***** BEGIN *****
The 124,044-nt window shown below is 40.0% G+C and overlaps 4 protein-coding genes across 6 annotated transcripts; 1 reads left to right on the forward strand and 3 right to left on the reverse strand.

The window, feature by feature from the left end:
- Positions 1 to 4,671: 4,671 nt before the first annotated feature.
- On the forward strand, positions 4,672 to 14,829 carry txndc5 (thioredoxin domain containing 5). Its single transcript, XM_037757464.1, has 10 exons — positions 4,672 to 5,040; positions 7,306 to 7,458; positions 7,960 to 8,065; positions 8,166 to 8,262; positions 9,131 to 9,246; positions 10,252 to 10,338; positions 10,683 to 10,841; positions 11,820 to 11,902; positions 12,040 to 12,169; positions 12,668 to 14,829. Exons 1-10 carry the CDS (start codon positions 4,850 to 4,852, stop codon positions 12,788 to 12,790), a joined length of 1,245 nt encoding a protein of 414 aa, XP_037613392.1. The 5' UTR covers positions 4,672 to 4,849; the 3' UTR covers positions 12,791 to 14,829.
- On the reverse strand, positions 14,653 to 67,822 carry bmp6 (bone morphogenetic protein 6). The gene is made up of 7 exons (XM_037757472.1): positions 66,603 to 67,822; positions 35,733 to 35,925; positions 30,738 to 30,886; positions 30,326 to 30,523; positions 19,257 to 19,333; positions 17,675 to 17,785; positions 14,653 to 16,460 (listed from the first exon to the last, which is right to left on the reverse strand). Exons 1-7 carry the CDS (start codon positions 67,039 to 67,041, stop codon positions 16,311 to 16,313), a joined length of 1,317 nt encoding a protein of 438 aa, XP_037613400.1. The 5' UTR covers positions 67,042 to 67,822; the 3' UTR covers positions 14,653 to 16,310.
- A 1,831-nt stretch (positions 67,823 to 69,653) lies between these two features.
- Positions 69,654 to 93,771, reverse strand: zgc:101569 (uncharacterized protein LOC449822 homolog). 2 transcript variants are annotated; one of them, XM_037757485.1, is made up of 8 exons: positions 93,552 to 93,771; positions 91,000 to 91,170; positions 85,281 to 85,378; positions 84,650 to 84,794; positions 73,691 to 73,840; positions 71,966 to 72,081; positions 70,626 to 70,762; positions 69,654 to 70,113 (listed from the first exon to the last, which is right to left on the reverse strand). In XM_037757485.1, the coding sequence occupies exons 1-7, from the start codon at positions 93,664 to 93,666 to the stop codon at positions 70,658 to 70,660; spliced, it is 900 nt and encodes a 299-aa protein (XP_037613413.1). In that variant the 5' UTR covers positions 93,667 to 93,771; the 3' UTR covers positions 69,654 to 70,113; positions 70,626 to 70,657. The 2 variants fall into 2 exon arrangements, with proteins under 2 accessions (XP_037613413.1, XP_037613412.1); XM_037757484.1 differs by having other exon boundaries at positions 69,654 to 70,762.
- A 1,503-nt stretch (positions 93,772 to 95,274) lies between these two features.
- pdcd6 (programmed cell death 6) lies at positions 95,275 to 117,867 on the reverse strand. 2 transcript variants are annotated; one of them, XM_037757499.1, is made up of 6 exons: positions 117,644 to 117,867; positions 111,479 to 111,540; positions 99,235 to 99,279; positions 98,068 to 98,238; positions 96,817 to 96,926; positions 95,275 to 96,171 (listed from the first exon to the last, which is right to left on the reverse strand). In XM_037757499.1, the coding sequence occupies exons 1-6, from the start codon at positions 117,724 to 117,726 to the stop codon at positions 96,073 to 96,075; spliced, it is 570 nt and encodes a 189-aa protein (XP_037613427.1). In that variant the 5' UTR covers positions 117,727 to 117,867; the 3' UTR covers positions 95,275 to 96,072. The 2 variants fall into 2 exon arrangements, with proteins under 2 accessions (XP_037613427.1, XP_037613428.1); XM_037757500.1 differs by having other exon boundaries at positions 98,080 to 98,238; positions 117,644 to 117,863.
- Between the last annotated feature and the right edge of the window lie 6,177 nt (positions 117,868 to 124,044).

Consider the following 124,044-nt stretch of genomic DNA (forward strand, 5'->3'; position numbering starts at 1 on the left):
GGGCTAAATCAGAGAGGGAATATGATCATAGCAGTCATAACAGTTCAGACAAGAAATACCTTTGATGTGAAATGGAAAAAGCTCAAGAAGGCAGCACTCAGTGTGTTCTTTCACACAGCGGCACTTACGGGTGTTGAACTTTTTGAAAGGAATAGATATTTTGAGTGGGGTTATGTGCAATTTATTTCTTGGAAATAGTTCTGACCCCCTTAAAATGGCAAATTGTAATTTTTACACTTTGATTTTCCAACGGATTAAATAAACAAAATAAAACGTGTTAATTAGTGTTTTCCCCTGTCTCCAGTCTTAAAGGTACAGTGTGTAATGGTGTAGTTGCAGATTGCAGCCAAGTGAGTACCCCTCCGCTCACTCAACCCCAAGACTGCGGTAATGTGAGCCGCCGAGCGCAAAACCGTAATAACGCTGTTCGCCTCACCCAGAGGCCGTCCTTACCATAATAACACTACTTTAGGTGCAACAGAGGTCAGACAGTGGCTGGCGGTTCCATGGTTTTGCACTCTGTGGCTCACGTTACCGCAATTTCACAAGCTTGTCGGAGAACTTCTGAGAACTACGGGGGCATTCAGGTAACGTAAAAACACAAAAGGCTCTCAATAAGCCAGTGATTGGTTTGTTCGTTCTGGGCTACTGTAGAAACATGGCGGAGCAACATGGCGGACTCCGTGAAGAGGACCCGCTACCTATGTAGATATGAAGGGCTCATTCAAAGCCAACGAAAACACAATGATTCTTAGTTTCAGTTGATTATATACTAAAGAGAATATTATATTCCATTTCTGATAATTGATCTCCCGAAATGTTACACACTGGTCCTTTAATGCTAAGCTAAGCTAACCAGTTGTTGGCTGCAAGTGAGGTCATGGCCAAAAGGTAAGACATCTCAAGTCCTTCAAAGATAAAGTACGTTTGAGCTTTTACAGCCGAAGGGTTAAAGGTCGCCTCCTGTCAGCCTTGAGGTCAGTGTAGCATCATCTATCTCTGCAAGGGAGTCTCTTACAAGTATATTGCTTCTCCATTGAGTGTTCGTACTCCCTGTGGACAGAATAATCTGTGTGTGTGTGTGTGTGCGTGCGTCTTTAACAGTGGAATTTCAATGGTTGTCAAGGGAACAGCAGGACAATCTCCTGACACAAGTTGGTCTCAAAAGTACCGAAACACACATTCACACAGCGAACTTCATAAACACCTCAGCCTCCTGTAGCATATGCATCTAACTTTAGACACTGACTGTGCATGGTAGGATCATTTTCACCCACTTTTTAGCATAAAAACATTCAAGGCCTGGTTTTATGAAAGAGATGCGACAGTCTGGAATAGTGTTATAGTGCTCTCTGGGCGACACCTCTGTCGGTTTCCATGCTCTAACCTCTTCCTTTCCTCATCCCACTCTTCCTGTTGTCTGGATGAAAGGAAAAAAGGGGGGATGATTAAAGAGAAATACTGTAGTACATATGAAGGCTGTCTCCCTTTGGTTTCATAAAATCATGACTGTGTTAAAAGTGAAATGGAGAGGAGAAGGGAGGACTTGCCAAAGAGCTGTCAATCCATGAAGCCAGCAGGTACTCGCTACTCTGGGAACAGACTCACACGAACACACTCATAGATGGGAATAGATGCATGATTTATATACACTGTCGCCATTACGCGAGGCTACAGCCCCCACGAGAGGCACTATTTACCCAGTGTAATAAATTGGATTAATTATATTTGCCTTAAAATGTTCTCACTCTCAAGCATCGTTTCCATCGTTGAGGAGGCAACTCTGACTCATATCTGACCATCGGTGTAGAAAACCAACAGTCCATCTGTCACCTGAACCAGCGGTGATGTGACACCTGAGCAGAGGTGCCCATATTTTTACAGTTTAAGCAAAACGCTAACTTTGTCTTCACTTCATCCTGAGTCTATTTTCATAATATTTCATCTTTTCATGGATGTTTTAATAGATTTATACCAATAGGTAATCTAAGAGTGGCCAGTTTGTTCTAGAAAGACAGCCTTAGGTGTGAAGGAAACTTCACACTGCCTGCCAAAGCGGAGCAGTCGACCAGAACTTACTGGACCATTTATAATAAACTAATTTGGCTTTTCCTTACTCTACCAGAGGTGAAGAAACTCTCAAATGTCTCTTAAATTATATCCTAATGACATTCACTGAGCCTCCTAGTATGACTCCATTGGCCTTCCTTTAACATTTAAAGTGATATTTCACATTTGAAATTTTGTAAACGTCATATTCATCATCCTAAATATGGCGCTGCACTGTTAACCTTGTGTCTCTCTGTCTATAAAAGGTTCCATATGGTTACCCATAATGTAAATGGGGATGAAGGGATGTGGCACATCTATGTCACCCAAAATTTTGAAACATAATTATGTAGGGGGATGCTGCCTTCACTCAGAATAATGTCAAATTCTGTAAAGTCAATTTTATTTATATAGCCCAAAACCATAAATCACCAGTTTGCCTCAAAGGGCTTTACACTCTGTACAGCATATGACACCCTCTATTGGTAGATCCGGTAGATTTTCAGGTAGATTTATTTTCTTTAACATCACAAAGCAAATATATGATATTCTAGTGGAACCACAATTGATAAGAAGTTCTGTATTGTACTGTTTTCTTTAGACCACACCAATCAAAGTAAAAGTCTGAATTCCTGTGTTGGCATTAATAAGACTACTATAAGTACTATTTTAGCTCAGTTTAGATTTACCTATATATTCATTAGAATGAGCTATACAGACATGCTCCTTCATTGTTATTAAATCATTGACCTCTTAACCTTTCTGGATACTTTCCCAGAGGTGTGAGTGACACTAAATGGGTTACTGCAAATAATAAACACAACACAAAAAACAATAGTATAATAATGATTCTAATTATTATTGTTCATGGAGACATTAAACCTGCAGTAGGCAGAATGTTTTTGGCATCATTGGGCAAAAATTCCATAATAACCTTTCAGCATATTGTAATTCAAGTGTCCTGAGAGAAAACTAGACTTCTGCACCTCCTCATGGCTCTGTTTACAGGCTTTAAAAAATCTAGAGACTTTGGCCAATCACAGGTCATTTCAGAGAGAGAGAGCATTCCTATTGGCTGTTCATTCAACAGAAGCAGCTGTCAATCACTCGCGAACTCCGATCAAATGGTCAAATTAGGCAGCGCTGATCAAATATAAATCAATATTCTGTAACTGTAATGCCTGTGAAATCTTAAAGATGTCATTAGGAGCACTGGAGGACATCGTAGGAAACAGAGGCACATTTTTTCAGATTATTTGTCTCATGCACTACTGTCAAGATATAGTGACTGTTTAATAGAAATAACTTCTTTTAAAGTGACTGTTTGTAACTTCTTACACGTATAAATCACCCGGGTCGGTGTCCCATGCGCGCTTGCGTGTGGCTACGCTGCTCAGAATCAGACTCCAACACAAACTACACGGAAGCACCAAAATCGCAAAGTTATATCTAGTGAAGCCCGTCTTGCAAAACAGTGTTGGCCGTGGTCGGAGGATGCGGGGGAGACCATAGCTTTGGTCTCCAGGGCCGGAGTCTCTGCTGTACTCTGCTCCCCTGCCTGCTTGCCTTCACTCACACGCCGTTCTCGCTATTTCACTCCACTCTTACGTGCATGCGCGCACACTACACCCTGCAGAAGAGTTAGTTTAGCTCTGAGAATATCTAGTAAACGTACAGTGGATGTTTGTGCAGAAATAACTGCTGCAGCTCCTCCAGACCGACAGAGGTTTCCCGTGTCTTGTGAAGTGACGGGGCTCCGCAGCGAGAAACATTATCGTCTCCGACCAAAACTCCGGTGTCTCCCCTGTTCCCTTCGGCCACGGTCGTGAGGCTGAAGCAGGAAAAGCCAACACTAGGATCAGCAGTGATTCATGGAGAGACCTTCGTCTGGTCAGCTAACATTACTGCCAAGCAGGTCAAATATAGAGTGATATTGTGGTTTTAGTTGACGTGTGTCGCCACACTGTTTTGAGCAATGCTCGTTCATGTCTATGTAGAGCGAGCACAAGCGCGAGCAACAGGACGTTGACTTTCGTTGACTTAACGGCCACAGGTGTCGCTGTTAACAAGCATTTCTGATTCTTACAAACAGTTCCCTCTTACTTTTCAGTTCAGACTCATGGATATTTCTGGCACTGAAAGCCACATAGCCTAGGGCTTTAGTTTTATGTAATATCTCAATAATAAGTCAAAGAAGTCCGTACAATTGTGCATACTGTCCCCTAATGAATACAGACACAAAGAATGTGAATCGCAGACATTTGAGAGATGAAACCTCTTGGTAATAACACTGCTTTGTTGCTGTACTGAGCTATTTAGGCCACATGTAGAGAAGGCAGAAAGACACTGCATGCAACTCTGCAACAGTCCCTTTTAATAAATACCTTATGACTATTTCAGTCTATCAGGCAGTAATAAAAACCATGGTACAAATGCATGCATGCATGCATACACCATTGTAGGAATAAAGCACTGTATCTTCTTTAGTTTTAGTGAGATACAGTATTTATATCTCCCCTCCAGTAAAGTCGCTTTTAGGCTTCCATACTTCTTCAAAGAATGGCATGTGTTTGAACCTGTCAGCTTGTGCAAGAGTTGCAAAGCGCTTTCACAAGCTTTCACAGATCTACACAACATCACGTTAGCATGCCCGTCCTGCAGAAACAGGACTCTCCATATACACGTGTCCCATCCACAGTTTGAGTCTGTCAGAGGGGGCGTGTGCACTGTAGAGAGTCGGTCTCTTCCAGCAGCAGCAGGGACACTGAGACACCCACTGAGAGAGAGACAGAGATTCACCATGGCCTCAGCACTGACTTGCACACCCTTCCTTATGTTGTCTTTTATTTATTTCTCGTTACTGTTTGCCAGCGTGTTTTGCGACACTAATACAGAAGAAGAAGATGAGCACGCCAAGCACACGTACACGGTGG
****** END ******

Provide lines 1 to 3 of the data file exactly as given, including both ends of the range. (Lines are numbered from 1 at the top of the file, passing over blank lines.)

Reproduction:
The 124,044-nt window shown below is 40.0% G+C and overlaps 4 protein-coding genes across 6 annotated transcripts; 1 reads left to right on the forward strand and 3 right to left on the reverse strand.

The window, feature by feature from the left end:
- Positions 1 to 4,671: 4,671 nt before the first annotated feature.